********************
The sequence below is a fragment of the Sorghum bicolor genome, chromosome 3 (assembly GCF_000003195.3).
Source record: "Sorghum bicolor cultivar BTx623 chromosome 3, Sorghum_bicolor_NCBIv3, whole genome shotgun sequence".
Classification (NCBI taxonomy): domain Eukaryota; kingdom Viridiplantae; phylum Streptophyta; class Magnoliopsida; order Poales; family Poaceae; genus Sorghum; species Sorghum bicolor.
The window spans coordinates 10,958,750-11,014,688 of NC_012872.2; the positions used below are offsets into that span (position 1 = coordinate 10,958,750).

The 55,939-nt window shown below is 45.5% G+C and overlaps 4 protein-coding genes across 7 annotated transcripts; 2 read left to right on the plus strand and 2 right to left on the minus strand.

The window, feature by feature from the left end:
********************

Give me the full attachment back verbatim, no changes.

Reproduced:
The sequence below is a fragment of the Sorghum bicolor genome, chromosome 3 (assembly GCF_000003195.3).
Source record: "Sorghum bicolor cultivar BTx623 chromosome 3, Sorghum_bicolor_NCBIv3, whole genome shotgun sequence".
Classification (NCBI taxonomy): domain Eukaryota; kingdom Viridiplantae; phylum Streptophyta; class Magnoliopsida; order Poales; family Poaceae; genus Sorghum; species Sorghum bicolor.
The window spans coordinates 10,958,750-11,014,688 of NC_012872.2; the positions used below are offsets into that span (position 1 = coordinate 10,958,750).

The 55,939-nt window shown below is 45.5% G+C and overlaps 4 protein-coding genes across 7 annotated transcripts; 2 read left to right on the plus strand and 2 right to left on the minus strand.

The window, feature by feature from the left end: